Jean Marsh: 'The entire cast is to die for'
Co-creator Jean Marsh explains why now’s the time to revisit TV classic Upstairs Downstairs, screneing on BBC1 each night from Boxing Day to Weds, Dec 28... What was it like going back to Eaton Place? "My first scenes, when Rose returns to the house, were easy because there was a real truth there. I can’t think about coming back to the house without feeling tearful, it was startling to revisit Eaton Place – I was in the house, examining the rubble of the past." More than three decades on you are playing the same character which must be tough? "I think a lot more has happened to me than Rose in the interim. Not that we learn too much about where she has been – she may have been running a brothel for all we know." In the show, though, it's set only six years after the classic series ended? "Yes, but we couldn’t get hung up on Rose’s age. You can’t go there, she would have to be 110 or something. But in the original run nobody aged – if anything I youth-ed because when we got to the last series, it was set in the 1920s and I had a bob haircut and shorter skirts, which made Rose look younger. I think we have sort of compromised between my real age now and how old Rose would have been!" Is it true that the original series, which you co-created with Eileen Atkins, came out of the success of The Forsyte Saga? "Yes, we would talk about creating something together – maybe a book or a play, before deciding we should write about our own backgrounds, something we were familiar with. We both come from working class backgrounds, and both had servants as parents. Eileen’s father had been a footman in a grand house, my mother had been a maid in a lower middle class household. Around that time, when The Forsyte Saga was on, we, with chips on our shoulders, thought: 'Well who did their laundry, cooking and washing up?' We wanted to write about the life below stairs as well." Are you happy with the new episodes? "Yes, the entire cast is to die for. I’m not sucking up to anybody, it’s a fabulous cast. And it’s so wonderful to be back – I love Rose even more now. She’s a survivor."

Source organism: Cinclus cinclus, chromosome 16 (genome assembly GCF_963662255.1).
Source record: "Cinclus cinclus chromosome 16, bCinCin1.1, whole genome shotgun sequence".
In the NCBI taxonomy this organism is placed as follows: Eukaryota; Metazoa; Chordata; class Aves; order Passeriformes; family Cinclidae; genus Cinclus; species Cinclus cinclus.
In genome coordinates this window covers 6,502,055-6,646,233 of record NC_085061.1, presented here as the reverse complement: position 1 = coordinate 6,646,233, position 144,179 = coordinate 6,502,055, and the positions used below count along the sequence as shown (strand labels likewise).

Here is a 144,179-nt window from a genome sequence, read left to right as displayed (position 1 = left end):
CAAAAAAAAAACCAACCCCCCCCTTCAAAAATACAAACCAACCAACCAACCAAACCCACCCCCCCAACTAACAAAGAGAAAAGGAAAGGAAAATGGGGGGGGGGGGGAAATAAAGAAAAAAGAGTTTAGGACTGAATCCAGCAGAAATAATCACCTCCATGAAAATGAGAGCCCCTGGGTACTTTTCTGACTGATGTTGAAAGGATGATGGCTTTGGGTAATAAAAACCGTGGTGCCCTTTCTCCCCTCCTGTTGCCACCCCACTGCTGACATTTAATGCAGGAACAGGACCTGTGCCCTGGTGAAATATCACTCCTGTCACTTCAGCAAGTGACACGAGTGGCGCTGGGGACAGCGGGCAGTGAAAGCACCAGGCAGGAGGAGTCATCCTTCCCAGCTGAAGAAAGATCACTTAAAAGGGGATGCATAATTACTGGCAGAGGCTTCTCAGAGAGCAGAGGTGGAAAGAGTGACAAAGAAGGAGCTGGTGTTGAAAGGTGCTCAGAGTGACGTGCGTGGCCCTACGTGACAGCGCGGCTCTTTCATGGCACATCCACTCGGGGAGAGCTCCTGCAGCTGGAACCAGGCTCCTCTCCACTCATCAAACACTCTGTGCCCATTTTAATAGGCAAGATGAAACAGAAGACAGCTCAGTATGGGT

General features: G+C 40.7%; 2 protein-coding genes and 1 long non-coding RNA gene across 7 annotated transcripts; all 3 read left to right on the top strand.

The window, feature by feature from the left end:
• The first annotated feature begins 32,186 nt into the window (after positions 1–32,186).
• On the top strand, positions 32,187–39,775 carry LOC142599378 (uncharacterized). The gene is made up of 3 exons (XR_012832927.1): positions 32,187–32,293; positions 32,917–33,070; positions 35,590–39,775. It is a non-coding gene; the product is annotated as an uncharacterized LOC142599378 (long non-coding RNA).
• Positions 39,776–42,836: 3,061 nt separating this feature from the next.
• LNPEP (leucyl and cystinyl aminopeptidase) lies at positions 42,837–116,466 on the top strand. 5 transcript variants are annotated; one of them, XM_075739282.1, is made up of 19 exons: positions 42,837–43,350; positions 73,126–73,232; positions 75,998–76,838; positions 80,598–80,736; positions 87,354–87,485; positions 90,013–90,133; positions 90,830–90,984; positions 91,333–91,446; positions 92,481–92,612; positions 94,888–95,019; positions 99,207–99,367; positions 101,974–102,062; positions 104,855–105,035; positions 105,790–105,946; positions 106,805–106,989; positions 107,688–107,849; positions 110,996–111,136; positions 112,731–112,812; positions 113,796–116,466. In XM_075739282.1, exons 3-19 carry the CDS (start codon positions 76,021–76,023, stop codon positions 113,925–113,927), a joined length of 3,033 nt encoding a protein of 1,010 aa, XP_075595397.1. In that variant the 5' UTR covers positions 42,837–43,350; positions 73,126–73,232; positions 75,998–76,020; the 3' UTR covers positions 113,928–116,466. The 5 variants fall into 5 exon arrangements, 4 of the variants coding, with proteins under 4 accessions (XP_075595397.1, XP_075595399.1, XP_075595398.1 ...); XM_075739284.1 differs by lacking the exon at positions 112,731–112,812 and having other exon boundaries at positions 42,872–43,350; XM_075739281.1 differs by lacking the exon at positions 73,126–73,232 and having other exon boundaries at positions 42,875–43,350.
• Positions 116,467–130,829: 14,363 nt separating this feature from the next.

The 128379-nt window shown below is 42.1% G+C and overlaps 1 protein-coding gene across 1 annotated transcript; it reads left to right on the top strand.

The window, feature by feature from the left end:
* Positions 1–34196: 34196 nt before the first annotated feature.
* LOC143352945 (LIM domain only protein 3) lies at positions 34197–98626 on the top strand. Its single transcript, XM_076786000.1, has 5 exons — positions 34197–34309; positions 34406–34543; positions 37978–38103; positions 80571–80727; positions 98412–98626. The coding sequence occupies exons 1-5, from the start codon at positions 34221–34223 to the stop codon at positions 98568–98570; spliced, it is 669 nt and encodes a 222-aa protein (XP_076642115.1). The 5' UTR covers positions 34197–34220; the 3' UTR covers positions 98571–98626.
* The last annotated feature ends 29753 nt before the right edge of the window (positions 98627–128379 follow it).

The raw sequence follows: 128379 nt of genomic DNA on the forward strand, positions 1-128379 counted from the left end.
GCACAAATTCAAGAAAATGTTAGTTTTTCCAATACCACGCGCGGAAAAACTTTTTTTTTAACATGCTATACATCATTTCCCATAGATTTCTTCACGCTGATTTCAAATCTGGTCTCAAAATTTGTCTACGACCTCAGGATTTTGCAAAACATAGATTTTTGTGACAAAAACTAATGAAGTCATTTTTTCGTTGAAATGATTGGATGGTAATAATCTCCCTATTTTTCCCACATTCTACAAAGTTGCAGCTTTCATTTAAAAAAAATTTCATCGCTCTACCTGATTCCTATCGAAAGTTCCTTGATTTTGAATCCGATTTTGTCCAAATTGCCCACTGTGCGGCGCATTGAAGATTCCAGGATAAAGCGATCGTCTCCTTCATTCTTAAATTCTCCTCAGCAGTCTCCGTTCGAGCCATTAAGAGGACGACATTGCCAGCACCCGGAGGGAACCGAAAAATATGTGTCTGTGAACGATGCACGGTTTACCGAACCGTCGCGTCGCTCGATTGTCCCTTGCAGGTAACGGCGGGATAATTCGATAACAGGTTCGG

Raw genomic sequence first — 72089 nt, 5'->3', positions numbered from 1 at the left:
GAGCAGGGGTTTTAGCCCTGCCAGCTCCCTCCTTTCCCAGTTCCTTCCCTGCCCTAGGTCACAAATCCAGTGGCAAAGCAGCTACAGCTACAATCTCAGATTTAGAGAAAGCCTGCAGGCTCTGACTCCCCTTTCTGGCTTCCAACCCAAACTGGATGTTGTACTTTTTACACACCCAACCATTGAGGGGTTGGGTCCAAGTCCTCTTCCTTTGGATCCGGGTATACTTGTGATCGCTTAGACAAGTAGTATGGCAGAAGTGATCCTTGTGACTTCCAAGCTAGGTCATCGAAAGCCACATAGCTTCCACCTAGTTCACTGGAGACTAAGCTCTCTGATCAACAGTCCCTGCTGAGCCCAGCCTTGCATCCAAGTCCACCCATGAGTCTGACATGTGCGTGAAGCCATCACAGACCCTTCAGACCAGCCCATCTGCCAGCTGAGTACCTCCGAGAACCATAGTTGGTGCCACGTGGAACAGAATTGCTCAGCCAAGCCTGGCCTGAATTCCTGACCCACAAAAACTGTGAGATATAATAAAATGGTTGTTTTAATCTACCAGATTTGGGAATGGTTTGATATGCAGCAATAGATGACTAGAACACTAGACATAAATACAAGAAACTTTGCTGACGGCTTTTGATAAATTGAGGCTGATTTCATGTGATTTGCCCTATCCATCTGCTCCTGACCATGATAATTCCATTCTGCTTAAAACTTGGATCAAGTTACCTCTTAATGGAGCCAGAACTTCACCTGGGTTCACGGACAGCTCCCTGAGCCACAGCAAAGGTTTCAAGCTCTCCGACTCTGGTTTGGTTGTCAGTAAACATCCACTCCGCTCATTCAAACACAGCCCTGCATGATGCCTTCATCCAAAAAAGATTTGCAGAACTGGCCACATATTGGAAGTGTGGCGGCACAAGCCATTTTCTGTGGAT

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Patrick McLennan is a London-based journalist and documentary maker who has worked as a writer, sub-editor, digital editor and TV producer in the UK and New Zealand. His CV includes spells as a news producer at the BBC and TVNZ, as well as web editor for Time Inc UK. He has produced TV news and entertainment features on personalities as diverse as Nick Cave, Tom Hardy, Clive James, Jodie Marsh and Kevin Bacon and he co-produced and directed The Ponds, which has screened in UK cinemas, BBC Four and is currently available on Netflix.
An entertainment writer with a diverse taste in TV and film, he lists Seinfeld, The Sopranos, The Chase, The Thick of It and Detectorists among his favourite shows, but steers well clear of most sci-fi.